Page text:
The Black Community
Black mamas are dying. Although the murder of George Floyd sparked a universal outcry fanned by the flames of Black Lives Matter, Black lives do not appear to matter. Legacies of slavery, racism, and segregation are aspects of historic injustice reflected in America today. The history of medical racism in the US deeply influences Black women’s medical encounters, and these encounters have been detrimental (Davis, 2019). Obstetric racism plays a significant threat to the birthing outcomes of Black women. Davis states neglect, lack of information, dismissiveness, disrespect, and interventions without explanation, permeate their maternal care and coalesce into obstetric racism (Davis, 2019). Black birthing women from all socioeconomic statuses share these experiences in some shape, form, or fashion; many have died at the hands of physicians. Non-expecting Black women to experience racism in the medical setting. I believe some physicians carry a false interpretation of Black women into their practice that was an enculturation of academia and from the history of James Marion Sims, “the father of modern gynecology.” Histories of medical experimentation on African Americans shows the profound disregard that the medical profession has displayed for Black lives, treating people as “clinical material.” For example, Black patients have been subjected to racially stratified diagnoses resulting in the denial of pain medication, based on the belief that they withstand pain better than other demarcated groups (Davis, 2019).
During a postpartum visit, one of my clients discussed her birth process and experience. We began to pull back the layers of “obstetric racism” coined by Davis, 2019, she had experienced. On more than one occasion, Pitocin was mentioned; after a couple of hours, the doctors began to say she would have to get a cesarean section (C-Section)-this is when she lit a gasket. Then they began to say the baby is too big, that’s why he isn’t coming down; if you continue to labor like this, we will take you in for an emergency C-section. She later found out from her OB notes, what I call systemic racism on paper, many things documented were false. These are my clients’ words, “Shavon, my incoming OB notes reported we discussed a C-section, I was concerned about hemorrhaging and that my baby was big and had shoulder dystocia. Another OB note stated I was aggressive and used foul language.” She stated she was trying to figure out why the healthcare providers who came to see her were proceeding with caution when she was in postpartum recovery. While the baby was in the nursery for further screening, her husband overheard the nurses say, “yeah, this is the baby who was registered to come into NICU when mama was admitted, but never came.” The attending physician had preconceived biases that my client would not have a successful birth, and the baby would have problems once he got to earthside. Did I mention my client is a PHYSICIAN and birthed at the hospital she works for? She thought her experience would be so much better, but she quickly realized she was just another Black woman giving birth. Thankfully with my support, using their informed consent, using her medical background, and sticking to what she wanted her birthing experience to be, she overcame every obstacle she faced during labor and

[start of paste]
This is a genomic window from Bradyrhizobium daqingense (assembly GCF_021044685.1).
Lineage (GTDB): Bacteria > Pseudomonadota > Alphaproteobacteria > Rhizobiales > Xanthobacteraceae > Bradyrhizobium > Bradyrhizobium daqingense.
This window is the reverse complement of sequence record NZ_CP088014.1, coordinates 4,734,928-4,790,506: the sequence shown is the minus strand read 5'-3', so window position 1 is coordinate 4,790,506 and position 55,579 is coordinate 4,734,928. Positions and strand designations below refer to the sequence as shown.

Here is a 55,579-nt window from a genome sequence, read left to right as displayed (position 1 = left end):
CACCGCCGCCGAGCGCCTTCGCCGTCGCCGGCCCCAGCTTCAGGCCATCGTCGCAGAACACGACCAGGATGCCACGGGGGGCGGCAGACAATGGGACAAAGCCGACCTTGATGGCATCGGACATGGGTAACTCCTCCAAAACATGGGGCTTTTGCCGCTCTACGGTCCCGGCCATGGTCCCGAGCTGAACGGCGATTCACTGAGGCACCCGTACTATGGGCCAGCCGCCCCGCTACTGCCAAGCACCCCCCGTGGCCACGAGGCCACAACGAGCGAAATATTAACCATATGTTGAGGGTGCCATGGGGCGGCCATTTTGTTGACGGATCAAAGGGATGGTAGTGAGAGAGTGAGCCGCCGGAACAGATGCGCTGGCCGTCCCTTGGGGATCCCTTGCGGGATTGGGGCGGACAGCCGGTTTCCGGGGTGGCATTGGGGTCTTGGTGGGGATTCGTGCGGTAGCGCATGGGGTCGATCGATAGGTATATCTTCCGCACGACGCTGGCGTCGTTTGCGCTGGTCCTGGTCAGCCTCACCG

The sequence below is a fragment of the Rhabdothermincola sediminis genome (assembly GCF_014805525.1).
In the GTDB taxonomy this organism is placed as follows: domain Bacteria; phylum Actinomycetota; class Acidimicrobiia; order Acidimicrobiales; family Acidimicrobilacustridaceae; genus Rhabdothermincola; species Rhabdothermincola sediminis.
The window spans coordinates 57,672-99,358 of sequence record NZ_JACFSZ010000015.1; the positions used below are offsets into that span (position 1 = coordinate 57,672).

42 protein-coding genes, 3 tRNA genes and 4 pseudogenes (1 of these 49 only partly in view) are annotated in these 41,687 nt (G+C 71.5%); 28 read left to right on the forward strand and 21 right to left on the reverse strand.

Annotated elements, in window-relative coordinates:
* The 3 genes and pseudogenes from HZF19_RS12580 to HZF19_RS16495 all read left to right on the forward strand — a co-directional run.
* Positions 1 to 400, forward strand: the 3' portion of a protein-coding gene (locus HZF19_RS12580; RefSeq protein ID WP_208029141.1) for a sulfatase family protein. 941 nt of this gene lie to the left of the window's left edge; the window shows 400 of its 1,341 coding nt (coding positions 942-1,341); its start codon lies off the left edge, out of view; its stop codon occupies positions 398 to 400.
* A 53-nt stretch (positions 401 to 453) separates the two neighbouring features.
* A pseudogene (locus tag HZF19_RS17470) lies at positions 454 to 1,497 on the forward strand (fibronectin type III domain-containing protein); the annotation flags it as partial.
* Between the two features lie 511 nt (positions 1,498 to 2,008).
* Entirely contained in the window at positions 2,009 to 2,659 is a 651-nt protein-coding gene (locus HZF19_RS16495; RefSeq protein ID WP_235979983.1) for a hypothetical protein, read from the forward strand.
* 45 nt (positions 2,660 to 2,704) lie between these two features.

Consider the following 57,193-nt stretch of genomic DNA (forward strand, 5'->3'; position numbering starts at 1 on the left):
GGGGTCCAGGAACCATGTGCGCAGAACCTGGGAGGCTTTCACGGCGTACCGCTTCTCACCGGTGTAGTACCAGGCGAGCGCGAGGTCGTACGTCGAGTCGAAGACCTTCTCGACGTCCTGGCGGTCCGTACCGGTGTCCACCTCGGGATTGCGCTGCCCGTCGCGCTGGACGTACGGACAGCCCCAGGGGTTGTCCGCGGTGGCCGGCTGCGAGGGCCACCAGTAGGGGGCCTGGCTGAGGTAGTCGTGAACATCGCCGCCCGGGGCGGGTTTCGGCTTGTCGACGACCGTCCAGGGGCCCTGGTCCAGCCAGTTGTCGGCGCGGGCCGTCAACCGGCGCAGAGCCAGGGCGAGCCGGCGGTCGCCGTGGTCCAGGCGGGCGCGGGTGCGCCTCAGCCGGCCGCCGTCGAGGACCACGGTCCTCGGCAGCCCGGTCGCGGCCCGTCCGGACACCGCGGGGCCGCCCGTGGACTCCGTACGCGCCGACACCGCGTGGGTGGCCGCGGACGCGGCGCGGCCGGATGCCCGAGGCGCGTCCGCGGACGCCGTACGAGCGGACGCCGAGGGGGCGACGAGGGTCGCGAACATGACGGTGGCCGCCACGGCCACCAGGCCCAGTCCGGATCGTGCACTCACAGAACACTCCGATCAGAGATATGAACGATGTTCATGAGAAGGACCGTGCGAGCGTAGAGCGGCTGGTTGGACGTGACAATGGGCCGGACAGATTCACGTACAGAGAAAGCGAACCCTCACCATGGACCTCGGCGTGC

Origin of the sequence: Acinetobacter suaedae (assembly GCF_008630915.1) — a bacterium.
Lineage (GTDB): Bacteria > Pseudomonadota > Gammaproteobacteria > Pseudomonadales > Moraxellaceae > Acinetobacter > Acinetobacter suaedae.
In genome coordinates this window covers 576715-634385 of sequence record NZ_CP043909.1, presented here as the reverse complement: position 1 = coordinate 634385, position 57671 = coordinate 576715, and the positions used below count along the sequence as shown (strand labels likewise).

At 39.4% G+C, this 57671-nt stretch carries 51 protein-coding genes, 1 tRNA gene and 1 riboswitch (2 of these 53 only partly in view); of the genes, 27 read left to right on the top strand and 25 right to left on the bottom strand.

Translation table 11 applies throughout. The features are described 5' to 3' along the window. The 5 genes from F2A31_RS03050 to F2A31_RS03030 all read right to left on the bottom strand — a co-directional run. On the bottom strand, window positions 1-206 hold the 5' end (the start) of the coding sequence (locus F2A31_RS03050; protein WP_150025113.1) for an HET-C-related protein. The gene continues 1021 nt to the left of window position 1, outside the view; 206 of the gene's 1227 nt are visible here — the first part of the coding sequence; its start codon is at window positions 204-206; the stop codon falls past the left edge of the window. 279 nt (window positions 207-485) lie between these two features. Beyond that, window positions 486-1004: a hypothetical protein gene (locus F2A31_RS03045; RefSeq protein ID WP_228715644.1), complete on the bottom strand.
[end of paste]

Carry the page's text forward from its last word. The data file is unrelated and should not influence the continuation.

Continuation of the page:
Black Mamas Are Dying
According to the CDC, the maternal mortality rate increased again in 2020, especially among Black and Hispanic women. From 2019 to 2020, the maternal death rate in the US increased from 20.1 to 23.8 per 100,000 live births. Among Black women, the mortality rate from 2019 to 2020 increased from 44.0 to 55.3 per 100,000 live births. Racial disparities widened further in 2020, with the maternal death rate for non-Hispanic Black women now roughly three times that of both non-Hispanic white women and Hispanic women (D’Ambrosio, 2022). Why are Black mamas still dying? They are many contributing factors. To name a few, Black mamas still lack access to quality healthcare, have Whitecoat trauma, experience institutionalized racism, continue to be dismissed and not heard. They experience obstetric hemorrhage, unnecessary medical interventions (ex. Induction and C-section), and stigmatized for having public insurance (state insurance or Medicaid)-then they have the challenge of finding a doctor who accepts such insurance plans. Half of the births in the United States are currently covered by public insurance, which is limited to 60 days postpartum and does not include comprehensive preconception care (Scott et al., 2019). As they intersect with race and class, these barriers continue to limit Black mamas access to quality care during this vulnerable time of their lives. Numerous studies report that African Americans receive low-quality care and differential treatment when accessing
healthcare services, as a result of their racial identity (C. T. Adebayo et al., 2021).
How Can We Address This Endemic?